Water mass age structures the auxiliary metabolic gene content of free-living and particle-attached deep ocean viral communities

Year: 2023 DOI: DOI:10.1186/s40168-023-01547-5

Extra Information

Coutinho, F.H., Silveira, C.B., Sebastián, M. et al. Water mass age structures the auxiliary metabolic gene content of free-living and particle-attached deep ocean viral communities. Microbiome 11, 118 (2023). https://doi.org/10.1186/s40168-023-01547-5



Viruses play important roles in the ocean’s biogeochemical cycles. Yet, deep ocean viruses are one of the most under-explored fractions of the global biosphere. Little is known about the environmental factors that control the composition and functioning of their communities or how they interact with their free-living or particle-attached microbial hosts.


We analysed 58 viral communities associated with size-fractionated free-living (0.2–0.8 μm) and particle-attached (0.8–20 μm) cellular metagenomes from bathypelagic (2150–4018 m deep) microbiomes obtained during the Malaspina expedition. These metagenomes yielded 6631 viral sequences, 91% of which were novel, and 67 represented high-quality genomes. Taxonomic classification assigned 53% of the viral sequences to families of tailed viruses from the order Caudovirales. Computational host prediction associated 886 viral sequences to dominant members of the deep ocean microbiome, such as Alphaproteobacteria (284), Gammaproteobacteria (241), SAR324 (23), Marinisomatota (39), and Chloroflexota (61). Free-living and particle-attached viral communities had markedly distinct taxonomic composition, host prevalence, and auxiliary metabolic gene content, which led to the discovery of novel viral-encoded metabolic genes involved in the folate and nucleotide metabolisms. Water mass age emerged as an important factor driving viral community composition. We postulated this was due to changes in quality and concentration of dissolved organic matter acting on the host communities, leading to an increase of viral auxiliary metabolic genes associated with energy metabolism among older water masses.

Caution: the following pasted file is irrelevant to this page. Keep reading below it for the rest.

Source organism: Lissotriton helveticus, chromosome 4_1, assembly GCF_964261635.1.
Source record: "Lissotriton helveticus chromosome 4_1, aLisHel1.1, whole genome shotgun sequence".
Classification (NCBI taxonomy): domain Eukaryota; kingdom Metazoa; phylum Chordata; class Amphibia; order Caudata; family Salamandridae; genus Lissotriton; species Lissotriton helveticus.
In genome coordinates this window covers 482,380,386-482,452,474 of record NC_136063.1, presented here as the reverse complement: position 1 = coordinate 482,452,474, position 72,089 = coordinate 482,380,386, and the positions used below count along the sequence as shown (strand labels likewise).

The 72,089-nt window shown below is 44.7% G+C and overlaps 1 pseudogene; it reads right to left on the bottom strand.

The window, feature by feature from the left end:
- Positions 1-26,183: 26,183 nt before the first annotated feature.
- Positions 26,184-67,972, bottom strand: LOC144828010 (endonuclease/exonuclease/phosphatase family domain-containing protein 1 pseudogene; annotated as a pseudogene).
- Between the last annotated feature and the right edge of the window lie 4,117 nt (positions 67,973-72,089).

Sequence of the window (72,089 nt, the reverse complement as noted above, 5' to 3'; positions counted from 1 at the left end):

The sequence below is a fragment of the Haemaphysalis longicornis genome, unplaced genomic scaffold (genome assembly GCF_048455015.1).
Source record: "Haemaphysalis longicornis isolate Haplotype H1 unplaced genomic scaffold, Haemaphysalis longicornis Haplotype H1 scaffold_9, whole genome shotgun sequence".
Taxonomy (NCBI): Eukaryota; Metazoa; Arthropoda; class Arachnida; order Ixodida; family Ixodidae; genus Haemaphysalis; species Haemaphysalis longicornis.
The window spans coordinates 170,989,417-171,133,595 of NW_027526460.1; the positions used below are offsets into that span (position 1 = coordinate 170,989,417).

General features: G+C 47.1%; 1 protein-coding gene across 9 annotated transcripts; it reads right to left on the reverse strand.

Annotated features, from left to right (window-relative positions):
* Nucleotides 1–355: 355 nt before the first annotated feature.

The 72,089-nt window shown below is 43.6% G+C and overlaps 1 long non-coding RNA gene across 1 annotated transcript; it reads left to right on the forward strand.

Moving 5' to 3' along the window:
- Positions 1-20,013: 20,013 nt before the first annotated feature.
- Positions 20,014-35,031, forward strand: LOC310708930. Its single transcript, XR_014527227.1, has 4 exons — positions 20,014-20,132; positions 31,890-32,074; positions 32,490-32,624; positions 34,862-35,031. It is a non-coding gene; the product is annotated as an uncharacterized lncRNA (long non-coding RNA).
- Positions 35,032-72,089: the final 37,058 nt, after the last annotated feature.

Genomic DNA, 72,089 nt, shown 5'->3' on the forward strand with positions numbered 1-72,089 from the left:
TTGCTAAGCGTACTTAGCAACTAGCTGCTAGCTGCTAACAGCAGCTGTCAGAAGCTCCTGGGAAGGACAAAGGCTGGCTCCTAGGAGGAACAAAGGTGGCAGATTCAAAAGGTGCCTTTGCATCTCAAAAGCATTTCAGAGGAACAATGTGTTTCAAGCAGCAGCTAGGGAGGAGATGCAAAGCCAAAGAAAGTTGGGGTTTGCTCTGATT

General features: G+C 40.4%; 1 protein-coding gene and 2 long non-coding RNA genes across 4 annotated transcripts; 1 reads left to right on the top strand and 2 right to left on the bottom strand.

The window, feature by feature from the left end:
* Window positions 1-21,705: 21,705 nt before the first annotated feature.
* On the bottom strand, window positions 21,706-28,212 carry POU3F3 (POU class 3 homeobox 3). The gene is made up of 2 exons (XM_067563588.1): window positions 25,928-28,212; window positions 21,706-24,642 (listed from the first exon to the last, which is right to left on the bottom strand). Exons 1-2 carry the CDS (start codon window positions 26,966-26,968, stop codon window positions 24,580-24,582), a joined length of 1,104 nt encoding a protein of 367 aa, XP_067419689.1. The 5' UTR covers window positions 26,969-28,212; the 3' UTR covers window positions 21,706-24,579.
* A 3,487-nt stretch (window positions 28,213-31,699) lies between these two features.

These results shed light on the mechanisms by which environmental gradients of deep ocean ecosystems structure the composition and functioning of free-living and particle-attached viral communities.